Trump Campaign Used Photo Of Florida School Shooting Survivor In Email Asking For Donations

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A black-and-white version of this image appeared in a Trump campaign email asking for donations Donald Trump/Instagram

President Donald Trump's re-election campaign team used an image of a survivor of the recent Florida school shooting in its efforts to ask for donations from supporters.

The photo, showing Trump and first lady Melania Trump visiting 17-year-old Madeleine Wilford and her family at Broward Health North Hospital, was used in an email requesting donations.

"The nation has turned its attention to the senseless school shooting in Parkland, Florida," the email from the Trump campaign said, according to The Hill.

"The President is now engaging in an important national conversation about school safety and ways to prevent any future attacks. President Trump is taking steps towards banning gun bump stocks and strengthening background checks for gun purchasers," it continued, adding: "The President has made his intent very clear: 'making our schools and our children safer will be our top priority.'"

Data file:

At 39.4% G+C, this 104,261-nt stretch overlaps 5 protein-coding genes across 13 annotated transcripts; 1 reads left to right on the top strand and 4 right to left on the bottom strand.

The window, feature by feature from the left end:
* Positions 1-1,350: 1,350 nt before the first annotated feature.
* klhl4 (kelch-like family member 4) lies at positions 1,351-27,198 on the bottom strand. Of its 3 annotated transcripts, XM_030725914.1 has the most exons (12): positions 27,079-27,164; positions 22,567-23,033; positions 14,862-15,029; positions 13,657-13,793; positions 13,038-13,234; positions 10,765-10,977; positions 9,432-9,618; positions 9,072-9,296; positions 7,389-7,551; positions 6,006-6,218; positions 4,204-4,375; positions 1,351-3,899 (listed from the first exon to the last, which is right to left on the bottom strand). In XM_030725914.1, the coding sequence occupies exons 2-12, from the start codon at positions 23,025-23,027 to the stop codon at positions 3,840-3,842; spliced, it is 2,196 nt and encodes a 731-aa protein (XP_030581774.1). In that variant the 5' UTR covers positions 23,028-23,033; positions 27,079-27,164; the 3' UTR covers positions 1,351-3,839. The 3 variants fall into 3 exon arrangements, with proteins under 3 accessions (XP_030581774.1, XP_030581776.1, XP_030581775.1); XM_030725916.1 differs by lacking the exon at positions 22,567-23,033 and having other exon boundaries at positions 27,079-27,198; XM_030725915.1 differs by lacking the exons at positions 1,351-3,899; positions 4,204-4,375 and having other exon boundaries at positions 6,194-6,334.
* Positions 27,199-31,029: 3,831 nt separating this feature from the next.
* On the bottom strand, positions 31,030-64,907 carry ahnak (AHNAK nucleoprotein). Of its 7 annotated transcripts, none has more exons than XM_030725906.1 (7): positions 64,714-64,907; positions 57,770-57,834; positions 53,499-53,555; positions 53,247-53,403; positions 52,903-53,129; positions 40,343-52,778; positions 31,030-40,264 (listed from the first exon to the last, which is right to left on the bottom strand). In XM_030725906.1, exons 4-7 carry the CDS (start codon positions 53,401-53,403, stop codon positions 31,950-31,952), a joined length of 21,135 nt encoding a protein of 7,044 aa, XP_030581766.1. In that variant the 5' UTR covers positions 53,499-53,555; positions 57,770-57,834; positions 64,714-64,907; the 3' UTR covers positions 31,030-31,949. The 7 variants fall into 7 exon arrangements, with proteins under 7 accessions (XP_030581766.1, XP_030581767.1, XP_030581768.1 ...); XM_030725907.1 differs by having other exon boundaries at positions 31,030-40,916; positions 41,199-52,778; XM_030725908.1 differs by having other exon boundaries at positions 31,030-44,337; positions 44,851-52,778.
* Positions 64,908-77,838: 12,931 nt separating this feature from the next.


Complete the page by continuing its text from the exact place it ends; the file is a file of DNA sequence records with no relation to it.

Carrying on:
A link to donate to the Trump campaign was included towards the end of the email.

The Trump campaign did not respond to a request for comment.

Trump had previously shared the photo of his visit with the Wilford family twice on his Instagram page, with one post accompanied by the caption: "Melania and I met such incredible people last night in Broward County, Florida. Will never forget them, or the evening!"

The president has already faced backlash over photos taken with police officers and medics who responded to the shooting that saw 17 students and teachers killed, after images showing him grinning and making a thumbs-up gesture beside them were widely condemned as inappropriate.

Read more: Trump slammed for lack of empathy after thumbs-up pictures with Florida shooting first responders

The Trump administration has faced growing calls for tighter gun control in the wake of the massacre, with students who survived the mass shooting leading the charge.

The president has made a number of proposals to change U.S. gun laws in the wake of the shooting, including raising the age limit for buying certain types of weapons, tightening background checks, banning bump stocks and a more controversial call to arm teachers who have experience handling a weapon.

The National Rifle Association has pushed back against the U.S. leader's proposals, saying it does not support "any ban."